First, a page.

# Richard Threlkeld Cox

**Richard Threlkeld Cox** (

1898 -

May 2,

1991) was a professor of

physics at

Johns Hopkins University, known for

Cox's theorem relating to the foundations of

probability.

He was born in Portland, Oregon the son of attorney Lewis Cox and Elinor Junkin Cox. After Lewis Cox died, Elinor Cox married John Latane, who became a professor at Johns Hopkins University in 1913. In 1915 Richard enrolled at JHU to study physics, but his studies were cut short when he was drafted for WW I. He stayed in the US after being drafted and returned to JHU after the war, completing his BA in 1920. He earned his PhD in 1924; his thesis was "A Study of Pfund's Pressure Gauge".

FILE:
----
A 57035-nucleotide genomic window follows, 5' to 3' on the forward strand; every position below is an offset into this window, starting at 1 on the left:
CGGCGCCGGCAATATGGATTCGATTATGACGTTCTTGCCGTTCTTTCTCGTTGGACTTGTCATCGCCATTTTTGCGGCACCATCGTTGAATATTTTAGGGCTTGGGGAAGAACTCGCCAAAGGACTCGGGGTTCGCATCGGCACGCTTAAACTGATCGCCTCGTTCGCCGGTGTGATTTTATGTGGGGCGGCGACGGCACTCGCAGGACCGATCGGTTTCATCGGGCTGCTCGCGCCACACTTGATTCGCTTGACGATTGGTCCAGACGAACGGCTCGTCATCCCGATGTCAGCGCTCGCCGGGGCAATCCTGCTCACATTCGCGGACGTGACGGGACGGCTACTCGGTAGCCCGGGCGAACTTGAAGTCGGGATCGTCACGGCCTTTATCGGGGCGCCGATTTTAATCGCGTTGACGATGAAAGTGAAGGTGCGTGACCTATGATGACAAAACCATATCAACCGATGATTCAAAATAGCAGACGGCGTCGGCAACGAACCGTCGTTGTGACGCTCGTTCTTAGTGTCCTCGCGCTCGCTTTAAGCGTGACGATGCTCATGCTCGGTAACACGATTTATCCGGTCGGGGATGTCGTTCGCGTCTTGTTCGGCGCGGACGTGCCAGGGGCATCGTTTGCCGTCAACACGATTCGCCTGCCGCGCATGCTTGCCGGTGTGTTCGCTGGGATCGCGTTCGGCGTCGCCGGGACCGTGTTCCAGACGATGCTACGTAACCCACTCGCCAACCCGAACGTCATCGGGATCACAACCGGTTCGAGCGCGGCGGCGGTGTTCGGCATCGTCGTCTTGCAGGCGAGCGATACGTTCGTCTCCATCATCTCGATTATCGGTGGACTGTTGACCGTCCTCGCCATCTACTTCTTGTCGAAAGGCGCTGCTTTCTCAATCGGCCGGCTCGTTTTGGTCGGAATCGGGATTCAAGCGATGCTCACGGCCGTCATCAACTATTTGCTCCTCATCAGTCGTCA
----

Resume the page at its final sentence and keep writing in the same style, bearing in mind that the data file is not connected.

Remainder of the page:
He taught at NYU from 1924 to 1943, before returning to JHU to teach. He studied probability theory and the scattering of electrons from electric eels. Richard Cox's most important work was Cox's Theorem.

His wife Shelby Shackleford (1899 Halifax, Virginia - 1987), who he married in 1926, was an accomplished artist and illustrated Richard's books on electric eels.

His publications included:

- R. T. Cox, "Probability, Frequency, and Reasonable Expectation,"
*Am. Jour. Phys.,* 14, 1-13, (1946).
- R. T. Cox,
*The Algebra of Probable Inference,* Johns Hopkins University Press, Baltimore, MD, (1961).

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